An Artificial Leg That "Feels"
Let's take a look at Austria this week, where amazing advances in prosthesis technology are currently underway. The country's Linz University has recently succeeded at creating the world's first ever “feeling” artificial leg, capable of replicating a number of sensations felt in a normal human leg. The leg, which transmits feelings to its wearer, was showcased in a Viennese press conference, fitted to leg amputee Wolfgang Rangger, who reports the prosthesis to be a “second lease of life”.
“It feels like I have a foot again,” Rangger relays. The former teacher has been an amputee for eight years after a blood clot claimed his right leg. “I no longer slip on ice and I can tell whether I walk on gravel, concrete, glass or sand. I can even feel small stones,” he said.
How it works
In a normal foot, the skin receptors are responsible for relaying movement to the brain but are obviously not present in the case of an amputee. In many cases, however, the amputee's nerve endings – which act as information conductors – are still present and viable, just not in use.
In order to allow the impulses from the prosthesis stimulators to be felt, nerve endings in the amputated limp are surgically redirected near the surface. A shaft containing stimulating components then houses the prepared stump, essentially connecting it to six sensors found in the foot of the artificial limb. This allows the person wearing the leg to feel its movements and how it interacts with the surface it walks on.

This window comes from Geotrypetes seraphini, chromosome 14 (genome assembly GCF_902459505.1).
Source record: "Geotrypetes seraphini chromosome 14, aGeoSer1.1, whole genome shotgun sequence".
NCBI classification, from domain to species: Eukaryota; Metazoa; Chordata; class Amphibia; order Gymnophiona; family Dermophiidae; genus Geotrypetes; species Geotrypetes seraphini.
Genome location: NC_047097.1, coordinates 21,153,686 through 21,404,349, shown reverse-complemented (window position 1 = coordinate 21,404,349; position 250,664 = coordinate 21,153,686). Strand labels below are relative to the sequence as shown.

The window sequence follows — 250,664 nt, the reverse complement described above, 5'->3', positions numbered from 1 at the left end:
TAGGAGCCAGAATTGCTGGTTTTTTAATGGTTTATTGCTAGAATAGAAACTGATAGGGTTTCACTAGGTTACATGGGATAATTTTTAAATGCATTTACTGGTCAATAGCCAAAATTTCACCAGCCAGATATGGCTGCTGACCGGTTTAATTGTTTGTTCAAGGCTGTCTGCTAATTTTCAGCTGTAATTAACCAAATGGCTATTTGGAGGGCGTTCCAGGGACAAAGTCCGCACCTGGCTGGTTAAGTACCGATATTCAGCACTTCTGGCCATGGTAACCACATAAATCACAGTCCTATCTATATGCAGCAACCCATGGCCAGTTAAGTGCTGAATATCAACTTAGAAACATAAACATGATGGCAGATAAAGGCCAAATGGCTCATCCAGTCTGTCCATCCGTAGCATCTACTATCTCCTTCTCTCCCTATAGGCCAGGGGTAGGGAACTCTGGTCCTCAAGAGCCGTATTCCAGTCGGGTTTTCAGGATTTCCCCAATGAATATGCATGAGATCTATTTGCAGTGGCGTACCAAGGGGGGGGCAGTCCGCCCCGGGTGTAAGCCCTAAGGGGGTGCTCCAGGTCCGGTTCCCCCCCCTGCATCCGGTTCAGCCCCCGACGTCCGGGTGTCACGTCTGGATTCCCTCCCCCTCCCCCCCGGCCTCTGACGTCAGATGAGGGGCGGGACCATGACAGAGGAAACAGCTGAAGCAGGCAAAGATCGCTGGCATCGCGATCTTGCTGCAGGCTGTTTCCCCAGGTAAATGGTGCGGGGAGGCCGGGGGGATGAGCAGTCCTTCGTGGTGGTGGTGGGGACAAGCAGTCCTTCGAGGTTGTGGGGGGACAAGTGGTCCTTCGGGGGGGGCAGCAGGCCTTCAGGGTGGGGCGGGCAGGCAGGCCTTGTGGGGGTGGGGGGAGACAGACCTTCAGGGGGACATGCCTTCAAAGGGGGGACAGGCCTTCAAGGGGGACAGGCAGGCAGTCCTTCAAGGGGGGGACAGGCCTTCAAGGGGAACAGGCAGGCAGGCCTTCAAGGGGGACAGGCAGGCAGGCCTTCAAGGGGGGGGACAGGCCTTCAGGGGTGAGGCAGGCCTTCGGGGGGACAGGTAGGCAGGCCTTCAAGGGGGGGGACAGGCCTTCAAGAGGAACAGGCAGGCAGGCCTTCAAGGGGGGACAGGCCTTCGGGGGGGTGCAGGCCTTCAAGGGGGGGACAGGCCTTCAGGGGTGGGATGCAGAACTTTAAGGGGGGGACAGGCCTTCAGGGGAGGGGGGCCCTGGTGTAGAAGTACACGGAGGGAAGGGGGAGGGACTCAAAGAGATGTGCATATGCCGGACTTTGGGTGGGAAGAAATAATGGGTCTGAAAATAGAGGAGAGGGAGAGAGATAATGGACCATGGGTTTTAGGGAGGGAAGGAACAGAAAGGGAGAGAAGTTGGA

Linz University's Professor Hubert Egger, who developed the procedure, is also making headway in the field of mind-controlled prosthesis. The professor reported that the successful creation of the “feeling” artificial leg was made possible by reversing the principals of mind-controlled prosthesis; instead of information being sent to the limb via the nerves, the limb transmits information the to brain.
A step towards ending phantom pain.
Often, amputees report feelings of pain, itching and other discomforts felt in their missing limbs. These phantom sensations are caused by the brain's attempt to retrieve data from an arm or leg that is no longer there. The artificial leg created by Professor Egger and his team is reported to diminish the phantom pain that many amputees experience. In the years since Mr. Rangger lost his leg, he has experienced intense pains for which he used morphine to relieve. Since using the artificial leg, he now claims the pain to be reduced to minimal discomfort. This is because the brain now receives actual data from the leg instead of searching for information and not getting any feedback.
Presently, the costs of constructing the artificial leg can range from $12 000 to $30 000, though Egger is confident that companies will soon take to producing the high-tech prosthesis, and that this would see a reduction in manufacturing costs.
About Mvusi Ngubane
I am: A shoddy idealist or a fantasist in denial. A writer & creator of content. A storyteller, a story-seeker and, occasionally, a conveyor of obscure perspectives. http://pyrosel.blogspot.com